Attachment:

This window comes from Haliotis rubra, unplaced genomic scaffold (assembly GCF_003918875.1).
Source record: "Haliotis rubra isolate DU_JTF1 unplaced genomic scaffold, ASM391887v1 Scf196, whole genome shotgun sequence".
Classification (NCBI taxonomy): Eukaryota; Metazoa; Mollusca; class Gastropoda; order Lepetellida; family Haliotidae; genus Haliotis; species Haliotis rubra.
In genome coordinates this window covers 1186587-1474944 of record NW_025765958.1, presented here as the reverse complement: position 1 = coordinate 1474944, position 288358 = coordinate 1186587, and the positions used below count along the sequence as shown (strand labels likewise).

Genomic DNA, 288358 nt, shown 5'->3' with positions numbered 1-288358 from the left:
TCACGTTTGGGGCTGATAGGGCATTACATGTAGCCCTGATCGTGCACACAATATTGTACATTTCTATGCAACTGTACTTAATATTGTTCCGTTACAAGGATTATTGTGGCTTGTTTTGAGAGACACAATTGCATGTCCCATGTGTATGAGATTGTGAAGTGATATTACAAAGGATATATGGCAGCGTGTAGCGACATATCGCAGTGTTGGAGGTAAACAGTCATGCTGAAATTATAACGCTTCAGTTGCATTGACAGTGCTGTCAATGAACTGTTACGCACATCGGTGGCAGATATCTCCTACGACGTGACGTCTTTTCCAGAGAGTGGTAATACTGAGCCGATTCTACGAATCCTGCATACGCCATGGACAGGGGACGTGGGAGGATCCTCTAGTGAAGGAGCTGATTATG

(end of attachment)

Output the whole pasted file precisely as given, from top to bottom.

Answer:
This window comes from Haliotis rubra, unplaced genomic scaffold (assembly GCF_003918875.1).
Source record: "Haliotis rubra isolate DU_JTF1 unplaced genomic scaffold, ASM391887v1 Scf196, whole genome shotgun sequence".
Classification (NCBI taxonomy): Eukaryota; Metazoa; Mollusca; class Gastropoda; order Lepetellida; family Haliotidae; genus Haliotis; species Haliotis rubra.
In genome coordinates this window covers 1186587-1474944 of record NW_025765958.1, presented here as the reverse complement: position 1 = coordinate 1474944, position 288358 = coordinate 1186587, and the positions used below count along the sequence as shown (strand labels likewise).

Genomic DNA, 288358 nt, shown 5'->3' with positions numbered 1-288358 from the left:
TCACGTTTGGGGCTGATAGGGCATTACATGTAGCCCTGATCGTGCACACAATATTGTACATTTCTATGCAACTGTACTTAATATTGTTCCGTTACAAGGATTATTGTGGCTTGTTTTGAGAGACACAATTGCATGTCCCATGTGTATGAGATTGTGAAGTGATATTACAAAGGATATATGGCAGCGTGTAGCGACATATCGCAGTGTTGGAGGTAAACAGTCATGCTGAAATTATAACGCTTCAGTTGCATTGACAGTGCTGTCAATGAACTGTTACGCACATCGGTGGCAGATATCTCCTACGACGTGACGTCTTTTCCAGAGAGTGGTAATACTGAGCCGATTCTACGAATCCTGCATACGCCATGGACAGGGGACGTGGGAGGATCCTCTAGTGAAGGAGCTGATTATG